Since seeing this black on Oct. 19, 2019, I have watched for a reappearance. Call me unlucky, for there being none; the Featured Image isn’t the desired portrait; profile view is okay but barely. I used iPhone XS to make the moment, which location isn’t shared because of the visible address number. Neighbors deserve some respect of privacy. Vitals: f/2.4, ISO 16, 1/1261 sec, 52mm (film equivalent); 5:18 p.m. PDT.

The shorthair earns nickname Spooky, for Halloween Cat color and nearby holiday decorations. Spooky is the sixty-fifth feline seen behind door or window.

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The Cats of University Heights: BonBon

As the 400th profile approaches (you’re reading number 395), I once again consider retiring the series, which started on Oct. 17, 2016 with expectation that there couldn’t be more than 30 cats in a neighborhood dominated by dog owners. I figured making a month of posts, perhaps six weeks, and no more. Here we are still, today, nearly four-and-a-half years later.

Sometime in 2019, along Florida between Madison and Monroe, I started seeing a white sunning in a window several afternoons a week. Numerous is the number of times I stopped to take a photo but refrained, thinking the kitty might be Sugar, whose portrait was captured in July 2018. The newcomer lives in the same building but never presented enough identifying detail—spot on forehead and tiger-striped tail—or lack thereof. That is until Jan. 22, 2021: No markings, different cat.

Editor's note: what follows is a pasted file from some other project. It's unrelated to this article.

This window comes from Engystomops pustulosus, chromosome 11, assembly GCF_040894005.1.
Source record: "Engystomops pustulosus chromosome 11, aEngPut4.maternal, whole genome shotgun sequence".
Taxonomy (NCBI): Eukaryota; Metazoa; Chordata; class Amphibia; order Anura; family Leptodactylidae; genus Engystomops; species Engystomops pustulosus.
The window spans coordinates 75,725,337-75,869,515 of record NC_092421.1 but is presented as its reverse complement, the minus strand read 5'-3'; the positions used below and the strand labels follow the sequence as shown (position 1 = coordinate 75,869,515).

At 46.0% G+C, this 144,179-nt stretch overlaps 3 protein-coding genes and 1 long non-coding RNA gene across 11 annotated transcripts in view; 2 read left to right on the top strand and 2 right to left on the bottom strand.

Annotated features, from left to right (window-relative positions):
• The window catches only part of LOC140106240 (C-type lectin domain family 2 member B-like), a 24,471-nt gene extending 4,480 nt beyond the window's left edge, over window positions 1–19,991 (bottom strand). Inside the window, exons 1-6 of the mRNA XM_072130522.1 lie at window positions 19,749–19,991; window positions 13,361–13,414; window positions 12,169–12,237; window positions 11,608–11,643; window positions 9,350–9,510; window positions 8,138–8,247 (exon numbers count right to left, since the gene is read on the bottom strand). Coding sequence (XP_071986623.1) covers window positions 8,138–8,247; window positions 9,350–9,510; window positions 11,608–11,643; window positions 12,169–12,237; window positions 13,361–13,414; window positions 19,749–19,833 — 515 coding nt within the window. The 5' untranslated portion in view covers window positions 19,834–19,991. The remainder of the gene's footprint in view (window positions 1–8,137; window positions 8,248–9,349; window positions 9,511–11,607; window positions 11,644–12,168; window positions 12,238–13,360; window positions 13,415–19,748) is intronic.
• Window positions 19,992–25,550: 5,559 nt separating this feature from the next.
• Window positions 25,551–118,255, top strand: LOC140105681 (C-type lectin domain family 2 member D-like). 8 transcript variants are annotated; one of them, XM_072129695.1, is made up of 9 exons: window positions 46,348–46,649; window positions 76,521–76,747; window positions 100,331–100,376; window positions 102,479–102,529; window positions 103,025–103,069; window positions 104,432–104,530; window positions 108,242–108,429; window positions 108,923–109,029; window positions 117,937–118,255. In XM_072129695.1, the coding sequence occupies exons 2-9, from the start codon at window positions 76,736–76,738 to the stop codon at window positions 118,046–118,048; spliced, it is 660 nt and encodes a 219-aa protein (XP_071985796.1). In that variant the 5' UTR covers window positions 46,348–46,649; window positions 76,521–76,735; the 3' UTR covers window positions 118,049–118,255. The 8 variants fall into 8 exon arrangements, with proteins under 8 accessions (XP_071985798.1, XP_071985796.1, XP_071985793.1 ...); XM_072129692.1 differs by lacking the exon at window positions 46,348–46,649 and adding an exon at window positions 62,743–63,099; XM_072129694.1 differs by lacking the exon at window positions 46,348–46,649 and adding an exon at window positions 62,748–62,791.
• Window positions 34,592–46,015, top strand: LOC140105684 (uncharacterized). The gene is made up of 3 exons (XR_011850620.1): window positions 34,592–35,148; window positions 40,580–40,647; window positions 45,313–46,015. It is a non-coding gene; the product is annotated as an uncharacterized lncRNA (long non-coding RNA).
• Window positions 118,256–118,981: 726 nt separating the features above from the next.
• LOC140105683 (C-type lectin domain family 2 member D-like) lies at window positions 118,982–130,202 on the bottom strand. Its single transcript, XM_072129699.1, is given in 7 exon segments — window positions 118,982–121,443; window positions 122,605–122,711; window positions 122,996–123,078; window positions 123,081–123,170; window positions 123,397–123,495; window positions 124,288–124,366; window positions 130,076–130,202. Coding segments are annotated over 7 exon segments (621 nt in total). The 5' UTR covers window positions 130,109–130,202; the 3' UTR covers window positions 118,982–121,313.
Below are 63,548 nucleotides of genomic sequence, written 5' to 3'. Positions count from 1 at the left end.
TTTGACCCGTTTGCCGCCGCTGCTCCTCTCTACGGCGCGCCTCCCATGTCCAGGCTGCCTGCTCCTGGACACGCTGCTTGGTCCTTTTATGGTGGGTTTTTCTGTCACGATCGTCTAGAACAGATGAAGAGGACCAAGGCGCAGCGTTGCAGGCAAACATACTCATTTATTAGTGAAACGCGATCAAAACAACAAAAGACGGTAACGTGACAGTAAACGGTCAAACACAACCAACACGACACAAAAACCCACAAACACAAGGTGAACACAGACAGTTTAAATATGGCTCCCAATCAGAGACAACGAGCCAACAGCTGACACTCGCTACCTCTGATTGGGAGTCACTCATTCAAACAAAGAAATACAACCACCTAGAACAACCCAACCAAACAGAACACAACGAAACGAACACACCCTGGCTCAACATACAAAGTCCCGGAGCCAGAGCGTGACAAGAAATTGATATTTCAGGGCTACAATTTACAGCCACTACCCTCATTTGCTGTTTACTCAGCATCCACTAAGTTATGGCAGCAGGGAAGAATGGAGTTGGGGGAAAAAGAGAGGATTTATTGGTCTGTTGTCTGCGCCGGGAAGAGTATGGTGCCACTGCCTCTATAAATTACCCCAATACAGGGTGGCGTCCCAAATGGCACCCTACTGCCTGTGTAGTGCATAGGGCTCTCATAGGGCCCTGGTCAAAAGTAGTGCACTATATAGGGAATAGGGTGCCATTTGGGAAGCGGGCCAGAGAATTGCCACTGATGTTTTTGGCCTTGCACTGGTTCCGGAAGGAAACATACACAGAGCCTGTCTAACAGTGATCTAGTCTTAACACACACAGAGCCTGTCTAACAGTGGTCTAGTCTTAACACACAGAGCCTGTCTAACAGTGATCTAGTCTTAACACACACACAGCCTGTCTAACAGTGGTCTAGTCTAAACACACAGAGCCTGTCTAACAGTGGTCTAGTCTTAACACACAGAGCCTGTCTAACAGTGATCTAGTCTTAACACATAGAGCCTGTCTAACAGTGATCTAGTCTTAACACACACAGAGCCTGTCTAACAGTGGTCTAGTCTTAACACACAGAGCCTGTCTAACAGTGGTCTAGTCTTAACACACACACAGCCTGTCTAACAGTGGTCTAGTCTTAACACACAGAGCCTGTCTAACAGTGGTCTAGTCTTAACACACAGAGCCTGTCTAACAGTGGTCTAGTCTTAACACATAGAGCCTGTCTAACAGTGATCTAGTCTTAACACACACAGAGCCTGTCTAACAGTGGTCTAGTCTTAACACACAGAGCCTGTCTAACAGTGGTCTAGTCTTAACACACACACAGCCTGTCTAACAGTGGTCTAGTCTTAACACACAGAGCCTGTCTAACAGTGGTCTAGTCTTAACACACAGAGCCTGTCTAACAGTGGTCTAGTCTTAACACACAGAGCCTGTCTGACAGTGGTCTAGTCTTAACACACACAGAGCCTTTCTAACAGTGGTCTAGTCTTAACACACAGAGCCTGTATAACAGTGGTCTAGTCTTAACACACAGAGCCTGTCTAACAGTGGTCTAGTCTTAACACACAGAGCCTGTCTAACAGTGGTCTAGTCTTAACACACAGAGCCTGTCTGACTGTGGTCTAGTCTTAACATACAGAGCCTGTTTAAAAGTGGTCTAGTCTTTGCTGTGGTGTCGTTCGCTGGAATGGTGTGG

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Don’t You Mean Four Bucks?

Someone tell me where Joe Wallace lives, because I want to go there. Yesterday morning, I read his Wall Street Journal story, “Leap in Gas Prices Puts $3 a Gallon in Sight“, in state of disbelief. In sight, as in coming? Because here in San Diego, that reference means looking back. We passed three bucks a gallon well more than a month ago. In fact, before President Executive Order killed off the Keystone Pipeline, the price had been $2.86 for months—and that was up 30 cents from Summer 2020—at my local economy filling station.

“Gasoline prices at pumps in the U.S. hit an average of $2.88 a gallon over the past week, according to the AAA”, Joe writes. “In California, the most expensive market, average prices stand at $3.88, according to AAA”. Hours later, I shot the Featured Image, with Leica Q2 Monochrom, specifically to illustrate this essay. Granted, Chevron charges more than many competitors but not outrageously greater than the $3.88 at nearby Valero. 

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The Cats of University Heights: Amanda Too

Beauty Amanda was a fixture along Meade between Florida and Mississippi through the end of 2018. Then she disappeared about the same time as the owners of LilyTiger, Persepolis, and Sebastian moved away. Since she frequently visited the home—and the residents gave her another name—I assumed they took her, too.